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5 Factors to Consider When Evaluating Franchise Territory Viability


Someone researching 5 factors to consider when evaluating franchise territory availability

We love any opportunity to introduce the world of franchising to new, aspiring entrepreneurs. So when 1851 Franchise asked for our input regarding how to know if the territory you want for your franchise will be viable, we jumped at the chance!


Here's a little background with the answers we provide to their questions!



1851 wanted to know about:


# 1. Assessing franchise market demand. Conduct thorough market research to determine the demand for a brand's products or services in potential locations.

 

Matt Lucas from The Franchising Company said:


One of the most appealing aspects of any franchise is that it offers a proven, established business model. If you can validate success in markets comparable to the one you desire, or with comparable products and services in the market you prefer, you’re sure to have a much easier road to success. 


We coach prospective franchisees to find markets comparable to the one they desire, where the franchise already has a successfully operating franchisee. Then validate the franchise's performance with these owners.  We also recommend performing due diligence to find and research potential competitors already operating in their chosen market. Are they doing well?  Do they have good reviews?  Are they substantially fulfilling the need in the market?

 

Competition is NOT a bad thing.  Competition is usually a good indicator of a 'need' in a market.  For a lot of brands, you don't necessarily have to pull market share away from your competitors, rather you just need to carve your piece of that pie to be successful.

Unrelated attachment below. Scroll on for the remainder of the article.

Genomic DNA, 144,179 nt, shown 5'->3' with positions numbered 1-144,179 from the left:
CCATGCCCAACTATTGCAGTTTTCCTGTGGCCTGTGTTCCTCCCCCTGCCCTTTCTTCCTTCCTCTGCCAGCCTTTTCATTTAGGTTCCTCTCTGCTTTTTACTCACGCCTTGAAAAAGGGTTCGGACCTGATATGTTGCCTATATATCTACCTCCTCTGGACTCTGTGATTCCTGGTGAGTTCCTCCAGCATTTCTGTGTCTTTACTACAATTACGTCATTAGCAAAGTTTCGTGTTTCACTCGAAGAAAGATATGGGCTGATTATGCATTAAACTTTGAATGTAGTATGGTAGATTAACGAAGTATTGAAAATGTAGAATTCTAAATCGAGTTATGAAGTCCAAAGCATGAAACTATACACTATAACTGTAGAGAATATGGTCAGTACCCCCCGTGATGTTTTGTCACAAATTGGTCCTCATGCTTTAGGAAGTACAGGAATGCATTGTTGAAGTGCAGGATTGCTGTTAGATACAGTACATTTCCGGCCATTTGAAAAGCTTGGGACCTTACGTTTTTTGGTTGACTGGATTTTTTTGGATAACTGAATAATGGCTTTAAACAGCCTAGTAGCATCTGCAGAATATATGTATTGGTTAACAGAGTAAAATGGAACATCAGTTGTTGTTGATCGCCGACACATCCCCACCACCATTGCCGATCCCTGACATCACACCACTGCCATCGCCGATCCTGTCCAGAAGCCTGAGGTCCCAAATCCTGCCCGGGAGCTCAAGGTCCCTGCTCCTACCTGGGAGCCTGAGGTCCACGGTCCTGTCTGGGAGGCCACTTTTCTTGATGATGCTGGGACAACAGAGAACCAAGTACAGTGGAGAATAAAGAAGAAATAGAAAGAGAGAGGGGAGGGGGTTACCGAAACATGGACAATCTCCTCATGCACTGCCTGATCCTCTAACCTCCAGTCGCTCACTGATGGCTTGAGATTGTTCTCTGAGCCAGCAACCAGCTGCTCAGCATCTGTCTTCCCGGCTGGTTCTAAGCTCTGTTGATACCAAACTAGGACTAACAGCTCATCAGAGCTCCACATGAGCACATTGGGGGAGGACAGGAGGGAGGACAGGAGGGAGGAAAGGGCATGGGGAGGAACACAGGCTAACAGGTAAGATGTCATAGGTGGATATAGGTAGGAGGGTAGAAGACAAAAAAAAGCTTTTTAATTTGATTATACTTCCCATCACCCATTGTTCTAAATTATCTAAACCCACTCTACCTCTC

There is a Pool Route franchise that has a corporate location generating over 7 figures in gross revenue while only capturing 6% of the available market.



# 2. Evaluating territory availability. Determine if the franchise brand has availability in the market or territory you want. Work with the franchisor to understand the brand's expansion plans to make sure they line up with your own.

 

Matt Lucas from TFC's response:


It’s always easier to launch your first franchise in the territory you’re most familiar with, whether you plan to operate actively or passively, being present daily is integral.

 

The first thing any prospective franchisee should do before they get too far into the weeds with a franchise brand is to verify their market of interest is still available.  It will always be easier to launch a new business in your backyard versus trying to open hundreds of miles away.  There is no need to waste your time on further due diligence if the brand doesn't have a viable territory for you.

 

Once you have verified the market is available, then you can begin you’re the rest of your research into the opportunity. Additionally, look around the country to see how fast the brand is growing/expanding.  Some brands are slow movers, nothing wrong with that.  Others are on a fast-paced growth cycle. For these opportunities, a prospect will want to decide, if they want to and are financially able to, acquire multiple territories up front to secure future growth potential. For fast growing' brands, expansion opportunities may be limited in the future unless you go about acquiring other owners in your market down the road.   


 

# 3. Considering market saturation. The problem with "prime" markets is that they may already be oversaturated with comparable businesses. Make sure there's room for your franchise to thrive without being overshadowed by established competitors.

 

TFC's Response:


Competition is not a bad thing! In fact, competition can be quite the opposite. It can indicate potential and demand. Competitive evaluation is key in choosing a franchise territory. I would never allow competition to prevent me from moving forward with a great franchise opportunity.